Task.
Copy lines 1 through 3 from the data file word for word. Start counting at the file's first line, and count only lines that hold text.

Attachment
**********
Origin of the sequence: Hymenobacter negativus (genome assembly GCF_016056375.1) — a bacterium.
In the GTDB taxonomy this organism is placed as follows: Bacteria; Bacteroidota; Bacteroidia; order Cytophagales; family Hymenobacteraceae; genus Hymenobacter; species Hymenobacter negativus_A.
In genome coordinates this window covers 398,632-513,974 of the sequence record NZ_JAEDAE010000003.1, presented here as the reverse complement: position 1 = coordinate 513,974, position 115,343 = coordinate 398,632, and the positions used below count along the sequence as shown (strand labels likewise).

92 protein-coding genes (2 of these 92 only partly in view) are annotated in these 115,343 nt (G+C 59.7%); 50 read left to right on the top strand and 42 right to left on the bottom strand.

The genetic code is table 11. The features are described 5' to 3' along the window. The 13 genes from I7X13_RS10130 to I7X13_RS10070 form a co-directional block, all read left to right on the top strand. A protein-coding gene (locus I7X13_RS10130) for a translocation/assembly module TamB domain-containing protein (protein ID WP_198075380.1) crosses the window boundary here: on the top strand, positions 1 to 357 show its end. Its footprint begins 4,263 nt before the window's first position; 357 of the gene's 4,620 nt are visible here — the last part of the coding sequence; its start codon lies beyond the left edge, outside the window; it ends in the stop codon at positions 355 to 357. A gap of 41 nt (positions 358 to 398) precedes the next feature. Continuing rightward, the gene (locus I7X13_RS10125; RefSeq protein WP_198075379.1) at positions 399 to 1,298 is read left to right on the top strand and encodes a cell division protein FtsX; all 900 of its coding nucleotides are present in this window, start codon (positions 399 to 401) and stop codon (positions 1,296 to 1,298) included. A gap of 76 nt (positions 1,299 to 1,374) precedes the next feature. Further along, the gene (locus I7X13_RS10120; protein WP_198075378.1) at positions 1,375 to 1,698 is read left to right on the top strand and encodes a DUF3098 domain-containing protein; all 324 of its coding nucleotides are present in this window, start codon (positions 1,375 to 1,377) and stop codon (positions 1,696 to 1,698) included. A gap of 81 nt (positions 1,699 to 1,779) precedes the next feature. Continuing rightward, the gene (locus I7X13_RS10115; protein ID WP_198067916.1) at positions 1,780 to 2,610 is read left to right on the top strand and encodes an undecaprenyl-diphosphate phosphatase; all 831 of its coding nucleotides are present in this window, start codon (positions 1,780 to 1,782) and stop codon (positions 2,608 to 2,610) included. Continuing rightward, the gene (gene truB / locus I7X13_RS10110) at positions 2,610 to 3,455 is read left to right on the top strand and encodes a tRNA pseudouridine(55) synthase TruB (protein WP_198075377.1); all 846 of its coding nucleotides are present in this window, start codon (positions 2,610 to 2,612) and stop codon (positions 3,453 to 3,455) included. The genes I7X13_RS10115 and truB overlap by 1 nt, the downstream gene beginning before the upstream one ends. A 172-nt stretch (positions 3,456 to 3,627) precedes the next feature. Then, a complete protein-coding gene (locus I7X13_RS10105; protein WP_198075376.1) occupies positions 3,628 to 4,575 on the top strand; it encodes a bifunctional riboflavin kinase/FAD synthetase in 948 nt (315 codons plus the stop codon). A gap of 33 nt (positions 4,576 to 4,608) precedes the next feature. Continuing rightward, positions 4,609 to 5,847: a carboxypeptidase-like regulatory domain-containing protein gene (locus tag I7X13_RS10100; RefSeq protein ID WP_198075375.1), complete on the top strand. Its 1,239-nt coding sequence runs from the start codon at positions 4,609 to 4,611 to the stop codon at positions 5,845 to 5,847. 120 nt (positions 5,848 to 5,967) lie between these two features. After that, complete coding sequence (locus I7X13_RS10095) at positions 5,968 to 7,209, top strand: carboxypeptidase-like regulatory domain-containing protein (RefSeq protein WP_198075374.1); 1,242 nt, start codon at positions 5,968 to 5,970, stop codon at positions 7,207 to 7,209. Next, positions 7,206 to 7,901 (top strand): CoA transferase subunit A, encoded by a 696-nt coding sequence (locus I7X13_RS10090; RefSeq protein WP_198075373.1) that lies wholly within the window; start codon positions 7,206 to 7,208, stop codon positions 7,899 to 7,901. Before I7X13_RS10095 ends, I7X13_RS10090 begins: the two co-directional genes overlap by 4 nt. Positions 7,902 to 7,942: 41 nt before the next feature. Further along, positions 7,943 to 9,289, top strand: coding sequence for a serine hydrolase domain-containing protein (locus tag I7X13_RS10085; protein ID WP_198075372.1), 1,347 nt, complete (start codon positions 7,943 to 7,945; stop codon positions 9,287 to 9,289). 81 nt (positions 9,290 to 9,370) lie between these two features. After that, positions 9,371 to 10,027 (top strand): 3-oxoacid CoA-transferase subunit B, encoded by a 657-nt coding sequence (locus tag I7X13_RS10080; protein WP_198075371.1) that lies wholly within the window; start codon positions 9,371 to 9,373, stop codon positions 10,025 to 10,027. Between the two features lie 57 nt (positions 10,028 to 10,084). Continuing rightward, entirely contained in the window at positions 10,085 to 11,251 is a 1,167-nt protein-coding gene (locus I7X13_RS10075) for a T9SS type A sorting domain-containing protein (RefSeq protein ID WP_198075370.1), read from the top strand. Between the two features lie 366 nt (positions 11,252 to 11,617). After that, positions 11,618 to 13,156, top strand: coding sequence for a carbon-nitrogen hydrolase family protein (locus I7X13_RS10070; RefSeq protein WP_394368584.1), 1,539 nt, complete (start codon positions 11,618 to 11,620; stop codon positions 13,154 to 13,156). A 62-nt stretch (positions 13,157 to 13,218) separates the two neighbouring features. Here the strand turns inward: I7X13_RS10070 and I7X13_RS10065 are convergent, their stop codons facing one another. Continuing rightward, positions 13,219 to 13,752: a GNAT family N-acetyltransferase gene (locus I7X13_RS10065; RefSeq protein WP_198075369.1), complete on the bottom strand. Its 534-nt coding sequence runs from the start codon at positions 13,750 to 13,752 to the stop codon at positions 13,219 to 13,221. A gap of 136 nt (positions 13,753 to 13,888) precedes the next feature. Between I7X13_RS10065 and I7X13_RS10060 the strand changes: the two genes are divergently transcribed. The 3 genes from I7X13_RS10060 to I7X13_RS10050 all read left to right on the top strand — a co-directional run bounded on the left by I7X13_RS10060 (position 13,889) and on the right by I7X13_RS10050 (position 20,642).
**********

Origin of the sequence: Hymenobacter negativus (genome assembly GCF_016056375.1) — a bacterium.
In the GTDB taxonomy this organism is placed as follows: Bacteria; Bacteroidota; Bacteroidia; order Cytophagales; family Hymenobacteraceae; genus Hymenobacter; species Hymenobacter negativus_A.
In genome coordinates this window covers 398,632-513,974 of the sequence record NZ_JAEDAE010000003.1, presented here as the reverse complement: position 1 = coordinate 513,974, position 115,343 = coordinate 398,632, and the positions used below count along the sequence as shown (strand labels likewise).